Read Millionaire Fastlane
- Apr 8, 2013
Wont the lack of fibwr and excess nitrates increase the risk of cancer substantially though?
I feel like if you did this fish heavy (pescaterian) youd have all those toxins to worry about and if you just baked everything it would be boring as hell.
I imagine its quite possible the excess fats and cholesterol get processed smoothly since the liver isn't having to futz about with fructose and things but no way that much charred meat isn't wrecking a mans colon.
There are more nitrates in most vegetables than meat, so if that worries you - limit your intake of vegetables (and processed meats like bacon). I THINK nitrates aren't that big of a deal as long as you're not cooking them at high heat but I could wrong.
Your body can't digest fiber. If I remember correctly, because fiber can't digest, it can leave scar tissue on your intestines as it forces things to move down the "tunnel". This isn't a huge deal short term (although can lead to gut issues short term) but long term it can scar up so much of your intestines that it reduces the ability to absorb nutrients. Causing you to be deficient in nutrients as you get older even if you're eating food with those nutrients.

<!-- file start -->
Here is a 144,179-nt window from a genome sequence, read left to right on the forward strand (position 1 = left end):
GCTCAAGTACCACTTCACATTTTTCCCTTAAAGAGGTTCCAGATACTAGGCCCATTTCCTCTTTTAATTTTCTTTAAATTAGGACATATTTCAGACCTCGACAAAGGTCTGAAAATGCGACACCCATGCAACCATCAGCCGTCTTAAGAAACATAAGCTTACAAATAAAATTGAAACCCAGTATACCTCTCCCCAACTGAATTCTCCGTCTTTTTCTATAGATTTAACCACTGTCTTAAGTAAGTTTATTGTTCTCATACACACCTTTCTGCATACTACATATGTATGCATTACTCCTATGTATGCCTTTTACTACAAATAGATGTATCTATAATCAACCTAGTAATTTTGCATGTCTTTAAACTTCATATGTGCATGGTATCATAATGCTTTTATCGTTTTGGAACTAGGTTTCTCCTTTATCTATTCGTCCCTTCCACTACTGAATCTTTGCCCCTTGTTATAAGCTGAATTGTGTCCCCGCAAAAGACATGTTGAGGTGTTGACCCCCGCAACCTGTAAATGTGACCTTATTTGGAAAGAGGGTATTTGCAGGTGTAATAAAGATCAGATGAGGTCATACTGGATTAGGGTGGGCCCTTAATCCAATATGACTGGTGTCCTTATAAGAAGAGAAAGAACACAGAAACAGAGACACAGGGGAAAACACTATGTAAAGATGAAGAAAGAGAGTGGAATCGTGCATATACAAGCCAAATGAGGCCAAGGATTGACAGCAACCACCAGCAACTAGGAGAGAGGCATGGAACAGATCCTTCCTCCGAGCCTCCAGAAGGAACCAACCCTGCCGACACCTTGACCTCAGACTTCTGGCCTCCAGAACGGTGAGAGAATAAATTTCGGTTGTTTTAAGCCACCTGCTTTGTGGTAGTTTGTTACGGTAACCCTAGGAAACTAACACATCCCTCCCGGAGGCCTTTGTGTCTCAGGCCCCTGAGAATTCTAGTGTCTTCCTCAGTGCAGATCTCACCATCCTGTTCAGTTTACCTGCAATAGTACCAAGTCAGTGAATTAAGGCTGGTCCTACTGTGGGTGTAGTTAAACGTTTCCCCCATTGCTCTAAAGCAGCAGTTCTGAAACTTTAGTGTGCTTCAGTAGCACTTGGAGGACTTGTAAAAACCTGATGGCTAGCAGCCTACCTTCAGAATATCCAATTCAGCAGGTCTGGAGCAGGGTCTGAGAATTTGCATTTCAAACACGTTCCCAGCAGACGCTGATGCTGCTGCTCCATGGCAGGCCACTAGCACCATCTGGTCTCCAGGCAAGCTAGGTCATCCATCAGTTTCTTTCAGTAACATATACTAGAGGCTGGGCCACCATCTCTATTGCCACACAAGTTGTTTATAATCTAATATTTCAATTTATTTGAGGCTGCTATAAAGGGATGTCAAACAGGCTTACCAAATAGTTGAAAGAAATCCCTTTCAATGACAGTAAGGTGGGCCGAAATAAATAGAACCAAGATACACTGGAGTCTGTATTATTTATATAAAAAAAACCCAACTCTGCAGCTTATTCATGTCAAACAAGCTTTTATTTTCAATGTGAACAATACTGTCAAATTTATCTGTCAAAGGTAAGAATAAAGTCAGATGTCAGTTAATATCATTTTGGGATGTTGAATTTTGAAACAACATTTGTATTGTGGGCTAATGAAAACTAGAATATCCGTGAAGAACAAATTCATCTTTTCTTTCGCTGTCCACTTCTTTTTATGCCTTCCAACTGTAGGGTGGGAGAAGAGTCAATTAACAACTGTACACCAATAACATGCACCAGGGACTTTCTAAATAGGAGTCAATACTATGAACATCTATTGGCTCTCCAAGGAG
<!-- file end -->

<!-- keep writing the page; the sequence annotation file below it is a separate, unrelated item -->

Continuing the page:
Fiber might be better if used as a replacement for carbs to reduce glucose spikes.
Most fish you buy at a supermarket will be of low quality. I don't have good sourcing techniques for quality seafood I can verify so I stay away from it. It's riskier to eat low quality fish than low quality beef.
As far as "wrecking" your colon - it's all relative. Based on how meat digests, I'd imagine fiber would wreck your colon faster than charred meat. The char is such a small percentage of the meat that it may be less damaging when compared to bigger sized pieces of fiber.
This is especially important depending on the fiber in your system. If the fiber in your system is absorbing water from your intestines that would normally be used to help lubricate things, it can do much more damage.
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